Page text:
SUPPORT FOR PARENTS fighting to save classroom assistant posts in Moray’s schools has rallied around a rapidly growing social media site.
Councillors will discuss the issue of Additional Support Needs (ASN) in Moray when members of the children and young people’s services committee meets tomorrow.
A paper before members updates them on “current trends” in ASN including changes to funding – and how the Council plans to address these.
The report, prepared by Inclusion Manager Pat McLennan, outlines improvements made through exceptional support funding, action taken in the last year and proposals for further action for 2016/17.
It also outlines how the number of pupils receiving additional support in Moray has increased from 1426 in 2011 to 3197 last year – an increase of 123.3%, much higher than the equivalent national increase of 57.2%.
While parents have claimed that posts are already being lost in schools with some teaching assistants already being told they will not have a job after the summer holidays, the report offers a review of ASN provision in Moray will be taking place from August.
This, according to the local authority, is only possible because of an agreement put in place to cover the next three years – an agreement that parents say plans to reduce ASN provision in the short term.
The report says: “There will be a review across Moray, starting in August 2016, of how we meet the needs of pupils with ASN. This will involve consultation with pupils, parents, school staff, partner agencies, Locality Management Groups and any organisation which would like to make a meaningful contribution.
“The objective will be to identify ways of working which are more effective, efficient and cost beneficial. The driver is to ensure pupils with ASN are appropriately educated in schools which are best placed to meet their needs with appropriately skilled and trained staff within existing budgets.
“This will result in the production of an ASN Strategy document outlining actions to be taken over an extended period of time, possibly up to ten years.”
Last week the chair of the committee, Councillor Anne Skene, admitted that jobs would be lost “at some schools” but insisted that this was part of an overall reorganisation in the ASN hours allocated to each school according to their needs.
“Some schools will get a reduction in hours, some will get an increase in hours,” Councillor Skene said, adding: “That inevitably means the schools getting a reduction will employ less staff – and those with more hours will get more staff.”
Around 700 parents have joined a new Facebook page aimed at keeping parents informed and exchanging views on the situation.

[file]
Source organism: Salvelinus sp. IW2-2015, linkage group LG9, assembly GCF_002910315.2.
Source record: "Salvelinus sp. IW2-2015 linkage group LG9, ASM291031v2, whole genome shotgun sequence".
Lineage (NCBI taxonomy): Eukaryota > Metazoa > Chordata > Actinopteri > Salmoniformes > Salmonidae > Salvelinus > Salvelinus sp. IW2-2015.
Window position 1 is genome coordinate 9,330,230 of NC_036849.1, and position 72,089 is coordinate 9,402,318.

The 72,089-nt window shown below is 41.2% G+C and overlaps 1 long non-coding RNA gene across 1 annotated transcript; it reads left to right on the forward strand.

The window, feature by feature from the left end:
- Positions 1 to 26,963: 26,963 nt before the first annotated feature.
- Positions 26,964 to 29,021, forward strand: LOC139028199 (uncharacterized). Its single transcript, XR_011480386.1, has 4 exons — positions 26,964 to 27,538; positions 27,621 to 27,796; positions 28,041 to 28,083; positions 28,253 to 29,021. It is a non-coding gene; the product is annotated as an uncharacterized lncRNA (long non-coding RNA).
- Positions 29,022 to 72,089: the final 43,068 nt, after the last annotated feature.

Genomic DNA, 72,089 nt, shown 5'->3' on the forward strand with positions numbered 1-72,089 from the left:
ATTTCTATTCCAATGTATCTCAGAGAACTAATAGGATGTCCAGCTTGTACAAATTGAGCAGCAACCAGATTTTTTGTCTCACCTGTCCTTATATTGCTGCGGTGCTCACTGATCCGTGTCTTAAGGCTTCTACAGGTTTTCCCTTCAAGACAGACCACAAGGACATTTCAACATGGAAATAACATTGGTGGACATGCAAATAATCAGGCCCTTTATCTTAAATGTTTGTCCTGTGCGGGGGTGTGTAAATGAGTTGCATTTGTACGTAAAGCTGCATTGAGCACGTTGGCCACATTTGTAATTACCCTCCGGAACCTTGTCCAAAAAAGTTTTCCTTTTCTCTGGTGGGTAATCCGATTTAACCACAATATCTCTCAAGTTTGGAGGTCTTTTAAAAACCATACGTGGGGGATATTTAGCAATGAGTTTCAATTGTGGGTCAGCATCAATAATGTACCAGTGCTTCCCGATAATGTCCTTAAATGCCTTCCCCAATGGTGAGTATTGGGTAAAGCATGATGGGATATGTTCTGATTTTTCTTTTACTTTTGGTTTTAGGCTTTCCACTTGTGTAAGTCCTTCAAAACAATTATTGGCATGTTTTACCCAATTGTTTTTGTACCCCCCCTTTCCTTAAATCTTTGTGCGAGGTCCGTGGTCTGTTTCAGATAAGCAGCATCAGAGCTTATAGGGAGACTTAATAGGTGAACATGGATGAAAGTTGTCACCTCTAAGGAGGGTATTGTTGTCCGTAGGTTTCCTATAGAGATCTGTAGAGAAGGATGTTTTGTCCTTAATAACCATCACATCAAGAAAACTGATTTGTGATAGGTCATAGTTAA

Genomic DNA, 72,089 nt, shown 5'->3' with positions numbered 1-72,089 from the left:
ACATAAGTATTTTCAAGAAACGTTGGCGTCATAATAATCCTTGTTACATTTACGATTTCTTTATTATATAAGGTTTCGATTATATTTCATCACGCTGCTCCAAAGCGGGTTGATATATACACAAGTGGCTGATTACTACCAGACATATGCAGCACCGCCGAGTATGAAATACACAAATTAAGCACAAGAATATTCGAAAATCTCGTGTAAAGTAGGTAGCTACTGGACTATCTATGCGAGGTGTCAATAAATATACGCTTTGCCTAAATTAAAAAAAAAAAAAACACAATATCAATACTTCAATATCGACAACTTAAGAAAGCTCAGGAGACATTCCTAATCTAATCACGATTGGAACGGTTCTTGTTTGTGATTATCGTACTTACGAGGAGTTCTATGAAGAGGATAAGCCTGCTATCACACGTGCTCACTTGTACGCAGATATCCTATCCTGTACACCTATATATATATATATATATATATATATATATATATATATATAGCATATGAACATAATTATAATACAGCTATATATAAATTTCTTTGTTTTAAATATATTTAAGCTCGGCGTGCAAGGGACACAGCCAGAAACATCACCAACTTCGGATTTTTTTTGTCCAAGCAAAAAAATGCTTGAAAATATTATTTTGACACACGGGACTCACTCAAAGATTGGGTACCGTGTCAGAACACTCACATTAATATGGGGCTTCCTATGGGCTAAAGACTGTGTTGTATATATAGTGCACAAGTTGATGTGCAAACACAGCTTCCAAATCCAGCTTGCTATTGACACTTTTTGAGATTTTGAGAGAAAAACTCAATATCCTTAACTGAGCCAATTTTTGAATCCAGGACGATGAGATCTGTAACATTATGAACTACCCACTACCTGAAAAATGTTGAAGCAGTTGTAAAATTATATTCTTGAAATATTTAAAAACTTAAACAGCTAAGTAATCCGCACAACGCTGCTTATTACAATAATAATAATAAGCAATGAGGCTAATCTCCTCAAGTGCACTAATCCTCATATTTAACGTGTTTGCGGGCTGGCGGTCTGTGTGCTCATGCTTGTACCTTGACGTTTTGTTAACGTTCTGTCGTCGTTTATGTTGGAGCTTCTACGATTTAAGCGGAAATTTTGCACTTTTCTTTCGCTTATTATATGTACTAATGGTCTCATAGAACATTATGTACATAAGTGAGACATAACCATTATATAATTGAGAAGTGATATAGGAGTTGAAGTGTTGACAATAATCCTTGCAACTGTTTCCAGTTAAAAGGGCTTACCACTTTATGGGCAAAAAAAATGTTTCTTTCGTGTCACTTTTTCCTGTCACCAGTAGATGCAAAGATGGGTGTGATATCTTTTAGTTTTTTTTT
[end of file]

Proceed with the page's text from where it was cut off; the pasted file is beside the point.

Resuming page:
Members of the parents’ action group will also be meeting local representatives of Enable Scotland today in Elgin to discuss what they see as a growing crisis.
One of the parents involved, Martin Duggan, last week contacted Susan McLaren, the head of integrated children’s services at Moray Council, expressing his concerns over the loss of ASN provision.
In her response, Ms McLaren insists that the local authority is doing nothing different this year than in any other, reacting to movements in the available funding for ASN with upwards or downwards provision at Moray schools.
Ms McLaren confirms that a new model had been introduced in Moray’s schools earlier this year following full consultation with Head Teachers and Principal Teachers – this, she said, will ensure that budgets for schools are “fixed for the next three years”.
However, she adds: “The application of the new process has resulted in a reallocation of ASN staffing across all schools in Moray, however this also means that there will be no further disruption or movement for staff over the next three years.”
Last night Mr Duggan hit out at the three-year model which parents say is reducing the number of ASN posts at a time when they are most in need.
He told insideMoray: “How can the council justify cutting money to a service which is clearly in need of more funding based on their own growth data?
“It is hard enough to get support for children with problems in Moray as it is without cutting back on what is available. This cut forces schools into offering a reduced support level for three years, meaning that in 2019 our ASN services will still be running on a budget lower than 2015 – and will almost certainly be under great strain.
“I have to question if every child really does matter to the council after all when they won’t even engage with those affected. We are now just two weeks away from the end of term and the council has needlessly thrown a lot of families into turmoil.
“Nobody seems willing to accept the fact that they are essentially discriminating against children who face challenges in their lives to balance their books. Surely there is a better way?”
Visit the Facebook page set up by parents – ‘Additional support needs children need support in Moray’ for more detail and views.